Charlotte Raymond is pictured with one of the prayer shawls she knits regularly for patients at Hospice of the Golden Isles.

Study after study suggests that people, once they retire from work, find something to occupy their time and stimulate their minds. Those who do tend to live longer, healthier lives, and the social interaction may go a long way to keeping folks young.

If those theories are true, St. Simons Island resident Charlotte Raymond, on the eve of her 93rd birthday, has found the proverbial Fountain of Youth. Since retiring from a high-powered career with the National Science Foundation in Washington, D.C., more than three decades ago, she has volunteered for Hospice of the Golden Isles. After retiring, she told friends she needed “something” to keep her occupied, and before she knew it, she was a member of the HGI Board of Directors. Since she jumped on board with hospice 35 years ago, she has performed a number of volunteer jobs, but there are a couple she’s known for in particular, including scrapbooks that detail the “life” of hospice, and her much-in-demand prayer shawls.

“I started those,” Raymond said, referring to the scrapbooks. Several times a week, she painstakingly combs the local newspaper and area periodicals for items about HGI, cuts them out and places them in a scrapbook. Raymond can’t quite recall how long she’s been maintaining the scrapbooks, but says there are enough volumes for them to earn their own designated space. “There are volumes of scrapbooks from since hospice started; someone even made or bought a bookcase for them.”

She also collects obituaries, which she calls a “requirement.”

“When a person who has been in hospice dies, I cut it (the obituary) out and put it in a folder,” Raymond said. “Then, when someone from hospice goes to visit the family, it provides a way for them to offer intelligent conversation and advice.”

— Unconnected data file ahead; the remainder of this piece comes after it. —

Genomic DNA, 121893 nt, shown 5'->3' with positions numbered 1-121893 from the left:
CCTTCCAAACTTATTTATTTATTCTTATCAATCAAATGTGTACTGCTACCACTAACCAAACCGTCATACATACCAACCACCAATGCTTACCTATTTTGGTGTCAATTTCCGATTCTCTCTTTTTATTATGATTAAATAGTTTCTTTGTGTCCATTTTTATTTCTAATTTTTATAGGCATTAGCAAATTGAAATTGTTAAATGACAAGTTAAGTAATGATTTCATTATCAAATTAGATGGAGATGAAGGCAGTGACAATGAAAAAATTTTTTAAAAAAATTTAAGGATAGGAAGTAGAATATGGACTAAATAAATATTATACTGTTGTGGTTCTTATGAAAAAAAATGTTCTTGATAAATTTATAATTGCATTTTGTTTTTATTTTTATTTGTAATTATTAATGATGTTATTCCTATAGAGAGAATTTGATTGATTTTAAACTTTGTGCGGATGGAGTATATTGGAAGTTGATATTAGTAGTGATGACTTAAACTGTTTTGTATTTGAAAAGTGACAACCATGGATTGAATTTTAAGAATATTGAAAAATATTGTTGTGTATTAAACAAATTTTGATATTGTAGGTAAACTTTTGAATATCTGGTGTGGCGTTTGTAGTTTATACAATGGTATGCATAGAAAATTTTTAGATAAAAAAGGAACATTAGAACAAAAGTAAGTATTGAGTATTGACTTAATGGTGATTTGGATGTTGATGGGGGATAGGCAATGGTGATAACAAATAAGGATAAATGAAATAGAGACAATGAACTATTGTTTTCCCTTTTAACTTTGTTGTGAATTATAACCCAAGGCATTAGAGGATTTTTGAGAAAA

Obituaries often contain information about surviving family members, the decedent’s education and career and lifestyle. Knowing those sorts of things can be helpful to a counselor when trying to assist grieving family members.

Raymond is extremely humble, and doesn’t want any attention for her work, but she’s known to many families who have passed through the doors at HGI as the “prayer shawl lady.”

Hand-knitted prayer shawls are given to patients to comfort them as they live out their final days. Raymond says their significance is no small thing.

“They are warm and cuddly,” she said. “I don’t think some patients can even comprehend they’ve gotten them, but they still find them comforting. They work.”

Raymond prays small, simple prayers while she knits the shawls.

“Then they are blessed prior to the patient receiving them by Dr. Mike (the Rev. Michael Cordle, chaplain at HGI),” she said, adding that many patients in hospice care don’t receive gifts. “It’s so gratifying to make these; you know they’re going to someone who will enjoy them.”

After a patient dies, the families often hold onto the prayer shawls and they become a piece of a particular family’s history.

Raymond’s work for the nonprofit organization, which accepts patients no matter their ability to pay, hasn’t gone unnoticed. An annual golf tournament, to raise money for HGI, was begun, but this year, is being retooled into a “Cocktails With Charlotte” party at 6 p.m. Aug. 3 in the Sea Palms Clubhouse on St. Simons Island. Admission is $25 per person. The event will feature heavy hors d’oeuvres and a cash bar, a silent auction and a live auction that will feature a number of Raymond’s prayer shawls and many other items. Visit hospice.me for details.

As is her way, Raymond doesn’t want the focus to be on her, but rather on the good work hospice does.

“I get 100 percent more from hospice than what I give,” she said. “Hospice is a way of life for me.”